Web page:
II. STANDARD OF REVIEW

A motion to dismiss filed pursuant to Rule 12(b)(1) challenges the federal court's jurisdiction to hear the complaint. Fed. R. Civ. P. 12(b)(1). "It is well established that federal courts are courts of limited jurisdiction and may adjudicate a case only if there is both constitutional and statutory authority for federal jurisdiction." Lewis v. Eisenberg, No. 10-126, 2010 U.S. Dist. LEXIS 74092, at *2 (E.D.Wis. July 22, 2010) (citing Christianson v. Colt Indus. Operating Corp., 486 U.S. 800, 808, 108 S.Ct. 2166, 100 L.Ed.2d 811 (1988)). In ruling on such a motion, I accept as true all well-pleaded factual allegations in the complaint and draw all reasonable inferences from those facts in the plaintiff's favor. Dixon v. Page, 291 F.3d 485, 486 (7th Cir.2002).

III. DISCUSSION

Defendants have moved to dismiss pursuant to Federal Rule of Civil Procedure 12(b)(1) for lack of subject matter jurisdiction. Defendants argue that the Certain Matters Treaty denies this court jurisdiction because Plaintiffs have failed to follow the procedures set forth in the Treaty. Essentially, Defendants argue that Plaintiffs' failure to validate their bonds precludes any action in this court.

In determining whether the Certain Matters Treaty denies this court subject matter jurisdiction I must first examine the text of the treaty. United States v. Alvarez-Machain, 504 U.S. 655, 663 (1992) ("In construing a treaty, as in construing a statute, we first look to its terms to determine its meaning"). Article II of the Certain Matters Treaty provides that:

No bond, coupon, dividend warrant, renewal certificate, subscription warrant or other secondary instrument referred to in the first sentence of Article I above shall be enforceable unless and until it shall be validated either by the Board for the Validation of German Bonds in the United States established by the Agreement on Validation Procedures, or by the authorities competent for that purpose in the Federal Republic.

4 U.S.T. 885, art. II.

Accordingly, Defendants argue that under the Certain Matters Treaty, a bondholder who has not validated his bonds may not resort to the courts of the United States to enforce his rights under such bonds. It is undisputed that Plaintiffs' bonds have not been validated, however, Plaintiff Korber alleges that she was denied proper redemption of her bond when she submitted her bonds for redemption, payment and validation to Commerzbank "Examining Agency" in Germany.

Furthermore, Plaintiffs allege that Plaintiffs' counsel requested redemption of bonds on behalf of Plaintiffs and has received no adequate response.

Defendants suggest that Article II precludes a plaintiff from bringing an action in the United States to enforce its rights unless he has validated bonds. That meaning, however, does not necessarily flow from a reading of the plain language of the treaty. While Article II states that no bond "shall be enforceable unless and until it shall be validated," "that does not necessarily mean that a plaintiff may not bring a legal action in the United States courts to seek enforcement of a bond that has not been validated." World Holdings, LLC v. Federal Republic of Germany, 613 F.3d 1310, 1315 (11th Cir. 2010). The language of a treaty must be read in context and in consideration of the treaty's object and purpose; 'context' includes a reading of the preamble. World Holdings, 613 F.3d at 1316 n. 10.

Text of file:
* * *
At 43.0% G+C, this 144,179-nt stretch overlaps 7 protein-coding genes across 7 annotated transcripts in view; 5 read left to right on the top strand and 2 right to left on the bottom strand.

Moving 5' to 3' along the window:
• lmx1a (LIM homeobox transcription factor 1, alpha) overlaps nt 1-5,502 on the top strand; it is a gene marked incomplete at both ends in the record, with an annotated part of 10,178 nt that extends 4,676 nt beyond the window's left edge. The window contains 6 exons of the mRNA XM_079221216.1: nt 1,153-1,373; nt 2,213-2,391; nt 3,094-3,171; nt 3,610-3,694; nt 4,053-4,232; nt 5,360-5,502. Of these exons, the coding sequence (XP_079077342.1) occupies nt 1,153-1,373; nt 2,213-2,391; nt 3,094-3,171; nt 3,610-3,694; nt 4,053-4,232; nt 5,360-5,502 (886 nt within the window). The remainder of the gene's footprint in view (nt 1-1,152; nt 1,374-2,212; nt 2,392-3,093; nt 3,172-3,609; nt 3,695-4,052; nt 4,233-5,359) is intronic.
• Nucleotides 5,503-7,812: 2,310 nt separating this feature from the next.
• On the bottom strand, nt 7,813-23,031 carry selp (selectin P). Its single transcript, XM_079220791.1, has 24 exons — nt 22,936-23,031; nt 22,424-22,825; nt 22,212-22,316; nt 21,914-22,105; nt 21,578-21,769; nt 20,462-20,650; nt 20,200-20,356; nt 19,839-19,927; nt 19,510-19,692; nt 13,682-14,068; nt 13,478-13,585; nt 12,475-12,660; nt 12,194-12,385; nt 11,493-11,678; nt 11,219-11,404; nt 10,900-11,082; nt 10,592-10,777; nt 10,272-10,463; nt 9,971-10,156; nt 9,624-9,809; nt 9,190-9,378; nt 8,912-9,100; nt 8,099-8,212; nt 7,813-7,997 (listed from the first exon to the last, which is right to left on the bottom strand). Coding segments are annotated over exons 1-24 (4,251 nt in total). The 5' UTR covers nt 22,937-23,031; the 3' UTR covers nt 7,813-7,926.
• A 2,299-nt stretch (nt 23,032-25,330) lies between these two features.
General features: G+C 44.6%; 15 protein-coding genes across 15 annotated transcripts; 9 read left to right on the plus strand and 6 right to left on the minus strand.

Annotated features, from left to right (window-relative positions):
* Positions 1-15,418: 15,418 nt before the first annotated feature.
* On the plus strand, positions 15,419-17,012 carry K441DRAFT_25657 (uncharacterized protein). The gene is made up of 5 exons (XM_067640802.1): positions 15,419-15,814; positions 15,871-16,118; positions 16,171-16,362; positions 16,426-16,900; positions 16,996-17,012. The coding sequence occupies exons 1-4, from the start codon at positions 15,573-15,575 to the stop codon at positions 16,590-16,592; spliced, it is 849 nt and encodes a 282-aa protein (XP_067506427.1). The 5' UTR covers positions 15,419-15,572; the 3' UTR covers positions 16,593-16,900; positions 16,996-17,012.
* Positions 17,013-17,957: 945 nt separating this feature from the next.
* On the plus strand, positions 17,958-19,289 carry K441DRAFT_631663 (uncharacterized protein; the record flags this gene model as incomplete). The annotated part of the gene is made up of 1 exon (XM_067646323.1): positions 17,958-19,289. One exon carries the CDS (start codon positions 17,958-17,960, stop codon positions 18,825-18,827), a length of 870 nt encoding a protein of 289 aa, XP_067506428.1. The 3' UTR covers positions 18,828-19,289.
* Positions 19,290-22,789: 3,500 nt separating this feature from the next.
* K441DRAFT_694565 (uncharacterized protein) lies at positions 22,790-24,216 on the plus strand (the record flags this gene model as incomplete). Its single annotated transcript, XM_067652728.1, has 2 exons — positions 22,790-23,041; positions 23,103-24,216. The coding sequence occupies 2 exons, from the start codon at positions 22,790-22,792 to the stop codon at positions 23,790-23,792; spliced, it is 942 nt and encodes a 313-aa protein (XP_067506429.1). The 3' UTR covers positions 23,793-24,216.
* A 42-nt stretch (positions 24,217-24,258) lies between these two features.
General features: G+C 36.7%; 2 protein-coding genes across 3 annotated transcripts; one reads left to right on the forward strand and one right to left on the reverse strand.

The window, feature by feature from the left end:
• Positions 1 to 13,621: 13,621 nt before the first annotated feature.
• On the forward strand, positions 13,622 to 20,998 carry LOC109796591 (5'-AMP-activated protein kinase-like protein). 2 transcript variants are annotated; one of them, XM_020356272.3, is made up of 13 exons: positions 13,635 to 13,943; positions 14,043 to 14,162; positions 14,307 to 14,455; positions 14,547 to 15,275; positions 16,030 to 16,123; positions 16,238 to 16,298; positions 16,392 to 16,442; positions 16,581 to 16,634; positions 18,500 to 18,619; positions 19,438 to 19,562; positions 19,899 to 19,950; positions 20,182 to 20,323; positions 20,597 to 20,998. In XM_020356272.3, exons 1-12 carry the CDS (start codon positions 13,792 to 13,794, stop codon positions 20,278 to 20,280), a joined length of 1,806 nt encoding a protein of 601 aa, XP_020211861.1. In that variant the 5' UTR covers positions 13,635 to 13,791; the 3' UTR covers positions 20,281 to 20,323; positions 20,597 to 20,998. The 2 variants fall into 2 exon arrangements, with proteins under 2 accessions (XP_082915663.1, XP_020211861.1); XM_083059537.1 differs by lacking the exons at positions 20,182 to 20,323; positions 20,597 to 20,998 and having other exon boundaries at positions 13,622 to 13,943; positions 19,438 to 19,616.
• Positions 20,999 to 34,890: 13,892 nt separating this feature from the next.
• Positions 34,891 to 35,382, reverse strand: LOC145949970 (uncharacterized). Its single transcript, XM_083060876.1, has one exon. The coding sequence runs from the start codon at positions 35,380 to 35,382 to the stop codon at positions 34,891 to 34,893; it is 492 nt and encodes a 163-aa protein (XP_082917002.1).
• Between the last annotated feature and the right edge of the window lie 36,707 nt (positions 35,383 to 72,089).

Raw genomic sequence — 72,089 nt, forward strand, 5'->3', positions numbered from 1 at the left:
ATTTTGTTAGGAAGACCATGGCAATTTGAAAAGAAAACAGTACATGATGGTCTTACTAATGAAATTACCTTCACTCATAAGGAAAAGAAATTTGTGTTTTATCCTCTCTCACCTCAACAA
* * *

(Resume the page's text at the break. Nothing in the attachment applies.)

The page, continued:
The preamble of the 1953 Treaty states:

[T]he United States and the Federal Republic agree that further measures are required to permit debtors and creditors to proceed to the orderly settlement of the obligations arising from German dollar bonds with confidence in the stability of the procedures regarding validation and with assurance that claims prejudicial to such settlement will not be asserted on the basis of bonds which were unlawfully acquired.

4 U.S.T. 885, pmbl., para. 5 (emphasis added). Again, this language does not address the issue of immunity from suits in the United States, though it does amplify the language of Article II that "[n]o bond... shall be enforceable unless and until it shall be validated." World Holdings, 613 F.3d at 1315.

Recently in World Holding, the Eleventh Circuit addressed the issue of subject matter jurisdiction regarding German gold bonds in a different context. In World Holding, the Eleventh Circuit held that Germany was not immune from suit pursuant to the Foreign Sovereign Immunities Act ("FSIA") because language in the treaty providing that no bond "shall be enforceable unless and until it shall be validated" did not expressly conflict with the FSIA commercial-activity exception to sovereign immunity; the treaty was silent on the question of immunity. World Holding, 613 F.3d at 1316. Under FSIA, a foreign state is immune from the jurisdiction of the courts of the United States unless a defined exception applies. Among FSIA's exceptions to immunity is the commercial-activity exception of section 1605(a)(2). While Germany conceded that the issuance and sale of bonds in the United States brought it within FSIA's commercial-activity exception to immunity, it argued that it was nonetheless immune from suit because there was an express conflict between FSIA and the language of Article II of the Certain Matters Treaty. The Court found that Article II was silent on the question of immunity and declined to read it as preventing a plaintiff from bringing an action in the courts of the United States unless it has validated its bonds. Id. at 1316. Indeed, the Eleventh Circuit noted that the provision that no bond "shall be enforceable unless and until it shall be validated" does not mean that "a plaintiff may not bring a legal action in the United States courts to seek enforcement of a bond that has not been validated." Id.